KENTUCKY (FOX19) - Kentucky officials have banned the sale of e-cigarettes to minors.
Governor Steve Beshear ceremonially signed the bill into law on Monday that includes penalties for minors caught in possession of e-cigarettes, and fines for stores that sell them. Ohio and Indiana already have similar laws.
In our commitment to balanced news, those in favor of banning e-cigs for minors say the devices contain nicotine, which is addictive. On top of that, they say they're being marketed to young people, with flavors like Hawaiian Punch, bubble gum and cotton candy. Plus, they add, there are few studies looking at the chemicals in e-cigarettes, or long-term side effects.
On the other side, e-cigarette supporters say they are a less dangerous alternative to regular cigarettes, and that many of the vapors for these devices don't contain nicotine.
"You can't buy cigarettes until you're 18, so I feel that should be the same law with e-cigarettes," said Amy Cochran of Cincinnati.
As of Monday, Kentucky became the newest state with that law.
"Senate bill 109 prohibits the sale of nicotine, and non-nicotine devices to minors. That makes it clear that youth have no business with e-cigarettes of any kind," said (D) Gov. Steve Beshear.
Convenience stores, gas stations and liquor stores all over Kentucky sell these e-cigs.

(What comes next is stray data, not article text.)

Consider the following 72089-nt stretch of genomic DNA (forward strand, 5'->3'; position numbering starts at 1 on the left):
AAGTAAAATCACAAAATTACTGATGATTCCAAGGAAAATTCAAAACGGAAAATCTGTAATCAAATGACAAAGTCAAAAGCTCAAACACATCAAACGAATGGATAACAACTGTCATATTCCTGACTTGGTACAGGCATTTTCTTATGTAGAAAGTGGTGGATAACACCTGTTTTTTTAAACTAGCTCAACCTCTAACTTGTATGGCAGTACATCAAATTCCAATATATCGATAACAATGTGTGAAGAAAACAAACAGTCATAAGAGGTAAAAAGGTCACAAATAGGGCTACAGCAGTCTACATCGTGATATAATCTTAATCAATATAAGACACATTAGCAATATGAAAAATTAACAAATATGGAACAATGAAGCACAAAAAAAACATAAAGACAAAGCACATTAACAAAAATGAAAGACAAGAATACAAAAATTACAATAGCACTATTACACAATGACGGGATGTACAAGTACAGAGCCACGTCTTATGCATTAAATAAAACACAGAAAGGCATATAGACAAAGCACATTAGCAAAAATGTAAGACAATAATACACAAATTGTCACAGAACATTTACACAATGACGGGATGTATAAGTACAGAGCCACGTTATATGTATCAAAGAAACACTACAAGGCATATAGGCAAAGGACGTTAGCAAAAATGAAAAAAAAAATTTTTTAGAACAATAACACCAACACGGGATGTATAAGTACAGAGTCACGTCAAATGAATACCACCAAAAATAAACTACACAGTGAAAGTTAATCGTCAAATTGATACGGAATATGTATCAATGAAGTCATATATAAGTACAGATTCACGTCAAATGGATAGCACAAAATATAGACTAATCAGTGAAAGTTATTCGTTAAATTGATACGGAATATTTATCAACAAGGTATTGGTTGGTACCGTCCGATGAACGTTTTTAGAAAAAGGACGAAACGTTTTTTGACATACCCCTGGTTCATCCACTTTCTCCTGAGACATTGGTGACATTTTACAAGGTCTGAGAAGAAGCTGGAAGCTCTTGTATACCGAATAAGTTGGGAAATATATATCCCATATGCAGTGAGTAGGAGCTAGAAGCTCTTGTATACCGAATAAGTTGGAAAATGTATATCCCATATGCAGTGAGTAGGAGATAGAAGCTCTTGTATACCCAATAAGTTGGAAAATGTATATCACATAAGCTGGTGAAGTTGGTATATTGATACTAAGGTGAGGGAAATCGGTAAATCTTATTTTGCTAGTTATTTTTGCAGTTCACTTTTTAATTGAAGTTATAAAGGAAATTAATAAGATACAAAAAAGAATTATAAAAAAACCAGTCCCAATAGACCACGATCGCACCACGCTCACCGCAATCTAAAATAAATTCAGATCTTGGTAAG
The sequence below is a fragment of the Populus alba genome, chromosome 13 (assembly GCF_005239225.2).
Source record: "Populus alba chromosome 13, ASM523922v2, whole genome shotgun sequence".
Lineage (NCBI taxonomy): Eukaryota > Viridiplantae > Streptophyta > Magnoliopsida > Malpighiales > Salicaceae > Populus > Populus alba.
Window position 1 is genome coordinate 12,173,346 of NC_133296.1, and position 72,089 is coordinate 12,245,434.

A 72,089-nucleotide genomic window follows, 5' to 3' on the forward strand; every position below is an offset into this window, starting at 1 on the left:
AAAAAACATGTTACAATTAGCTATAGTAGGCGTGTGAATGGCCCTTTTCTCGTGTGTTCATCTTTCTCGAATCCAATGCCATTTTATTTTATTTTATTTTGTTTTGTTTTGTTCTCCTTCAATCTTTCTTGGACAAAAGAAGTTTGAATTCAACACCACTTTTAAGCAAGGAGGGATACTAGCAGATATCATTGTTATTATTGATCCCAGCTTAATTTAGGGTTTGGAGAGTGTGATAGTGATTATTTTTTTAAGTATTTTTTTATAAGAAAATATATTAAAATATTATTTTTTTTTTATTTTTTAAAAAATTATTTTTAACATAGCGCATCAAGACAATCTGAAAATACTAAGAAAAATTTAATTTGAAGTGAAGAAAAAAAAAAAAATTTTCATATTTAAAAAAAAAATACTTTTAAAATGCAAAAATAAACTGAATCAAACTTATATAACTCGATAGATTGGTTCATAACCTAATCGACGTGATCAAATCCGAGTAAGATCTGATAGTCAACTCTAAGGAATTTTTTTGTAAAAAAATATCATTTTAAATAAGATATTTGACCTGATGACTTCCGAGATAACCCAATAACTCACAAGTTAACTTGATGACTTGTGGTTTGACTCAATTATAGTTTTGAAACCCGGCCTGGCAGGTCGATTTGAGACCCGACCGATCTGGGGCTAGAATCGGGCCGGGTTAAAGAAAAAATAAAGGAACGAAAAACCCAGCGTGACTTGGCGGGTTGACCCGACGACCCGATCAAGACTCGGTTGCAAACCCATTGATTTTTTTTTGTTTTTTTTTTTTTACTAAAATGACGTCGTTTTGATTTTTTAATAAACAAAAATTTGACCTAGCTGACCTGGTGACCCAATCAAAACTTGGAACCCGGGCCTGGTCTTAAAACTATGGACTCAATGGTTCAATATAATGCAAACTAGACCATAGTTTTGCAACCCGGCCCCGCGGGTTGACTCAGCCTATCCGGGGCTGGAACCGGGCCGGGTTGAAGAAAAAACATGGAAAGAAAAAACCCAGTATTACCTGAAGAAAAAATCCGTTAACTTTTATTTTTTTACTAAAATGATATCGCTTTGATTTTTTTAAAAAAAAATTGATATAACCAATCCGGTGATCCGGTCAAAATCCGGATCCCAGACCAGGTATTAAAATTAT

"It doesn't really come as a shock to us. We've always did the 18 for tobacco, and we consider that product as being strictly nicotine. That's tobacco as well to us," said Eric Bollmann, an employee at D.E.P.'s Fine Wine in Fort Thomas.
Tobacco is Bollmann's career. He's in charge of buying it for D.E.P.'s. They've always checked IDs for e-cigarettes even before Beshear signed Monday's legislation.
"It's the same difference to me, or most anybody else. It is a cigarette. It's nicotine for that purpose," said Bollmann.
Health and safety is at the forefront of this age-restricting law. Beshear says Kentucky has the highest rate of youth smoking in the country. As part of an initiative for the state's health and safety called "kyhealthnow," cutting smoking rates by 10% over 5 years is a big part of that.
"Smoking-related diseases are killing our people. They're hurting school attendance and worker productivity, and they're substantially driving up healthcare costs," said Beshear.
To learn more about this law, and what it means for Kentucky, visit: http://migration.kentucky.gov/newsroom/governor/20140414ecigs.htm